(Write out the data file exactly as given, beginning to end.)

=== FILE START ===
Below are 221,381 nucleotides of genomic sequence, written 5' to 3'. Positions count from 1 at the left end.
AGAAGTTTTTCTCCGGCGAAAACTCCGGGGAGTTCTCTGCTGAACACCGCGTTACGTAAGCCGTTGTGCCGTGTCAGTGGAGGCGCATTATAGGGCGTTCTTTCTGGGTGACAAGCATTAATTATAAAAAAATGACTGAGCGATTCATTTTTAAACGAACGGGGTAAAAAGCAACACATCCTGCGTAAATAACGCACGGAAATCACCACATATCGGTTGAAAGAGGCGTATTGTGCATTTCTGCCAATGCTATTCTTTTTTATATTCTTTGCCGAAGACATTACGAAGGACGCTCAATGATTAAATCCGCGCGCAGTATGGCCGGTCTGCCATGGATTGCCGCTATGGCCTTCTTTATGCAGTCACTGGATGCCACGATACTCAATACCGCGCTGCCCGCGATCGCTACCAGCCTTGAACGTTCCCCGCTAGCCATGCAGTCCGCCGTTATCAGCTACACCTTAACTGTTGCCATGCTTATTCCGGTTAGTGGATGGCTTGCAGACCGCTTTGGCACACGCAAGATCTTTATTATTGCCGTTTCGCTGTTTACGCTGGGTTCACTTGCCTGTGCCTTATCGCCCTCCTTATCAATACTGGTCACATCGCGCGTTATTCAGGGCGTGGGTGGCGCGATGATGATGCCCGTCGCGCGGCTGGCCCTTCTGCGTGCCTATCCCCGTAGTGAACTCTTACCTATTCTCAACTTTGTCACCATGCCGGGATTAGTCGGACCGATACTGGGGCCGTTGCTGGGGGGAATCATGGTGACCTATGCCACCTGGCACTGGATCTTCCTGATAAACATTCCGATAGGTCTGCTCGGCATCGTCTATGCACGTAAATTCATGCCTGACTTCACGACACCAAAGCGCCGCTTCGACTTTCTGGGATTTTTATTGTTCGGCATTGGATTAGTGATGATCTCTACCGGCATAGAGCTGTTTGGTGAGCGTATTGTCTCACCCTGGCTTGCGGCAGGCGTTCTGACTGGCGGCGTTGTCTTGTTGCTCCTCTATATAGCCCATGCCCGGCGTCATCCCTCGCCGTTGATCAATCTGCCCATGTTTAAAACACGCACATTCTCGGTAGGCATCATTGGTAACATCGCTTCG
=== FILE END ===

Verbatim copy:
Below are 221,381 nucleotides of genomic sequence, written 5' to 3'. Positions count from 1 at the left end.
AGAAGTTTTTCTCCGGCGAAAACTCCGGGGAGTTCTCTGCTGAACACCGCGTTACGTAAGCCGTTGTGCCGTGTCAGTGGAGGCGCATTATAGGGCGTTCTTTCTGGGTGACAAGCATTAATTATAAAAAAATGACTGAGCGATTCATTTTTAAACGAACGGGGTAAAAAGCAACACATCCTGCGTAAATAACGCACGGAAATCACCACATATCGGTTGAAAGAGGCGTATTGTGCATTTCTGCCAATGCTATTCTTTTTTATATTCTTTGCCGAAGACATTACGAAGGACGCTCAATGATTAAATCCGCGCGCAGTATGGCCGGTCTGCCATGGATTGCCGCTATGGCCTTCTTTATGCAGTCACTGGATGCCACGATACTCAATACCGCGCTGCCCGCGATCGCTACCAGCCTTGAACGTTCCCCGCTAGCCATGCAGTCCGCCGTTATCAGCTACACCTTAACTGTTGCCATGCTTATTCCGGTTAGTGGATGGCTTGCAGACCGCTTTGGCACACGCAAGATCTTTATTATTGCCGTTTCGCTGTTTACGCTGGGTTCACTTGCCTGTGCCTTATCGCCCTCCTTATCAATACTGGTCACATCGCGCGTTATTCAGGGCGTGGGTGGCGCGATGATGATGCCCGTCGCGCGGCTGGCCCTTCTGCGTGCCTATCCCCGTAGTGAACTCTTACCTATTCTCAACTTTGTCACCATGCCGGGATTAGTCGGACCGATACTGGGGCCGTTGCTGGGGGGAATCATGGTGACCTATGCCACCTGGCACTGGATCTTCCTGATAAACATTCCGATAGGTCTGCTCGGCATCGTCTATGCACGTAAATTCATGCCTGACTTCACGACACCAAAGCGCCGCTTCGACTTTCTGGGATTTTTATTGTTCGGCATTGGATTAGTGATGATCTCTACCGGCATAGAGCTGTTTGGTGAGCGTATTGTCTCACCCTGGCTTGCGGCAGGCGTTCTGACTGGCGGCGTTGTCTTGTTGCTCCTCTATATAGCCCATGCCCGGCGTCATCCCTCGCCGTTGATCAATCTGCCCATGTTTAAAACACGCACATTCTCGGTAGGCATCATTGGTAACATCGCTTCG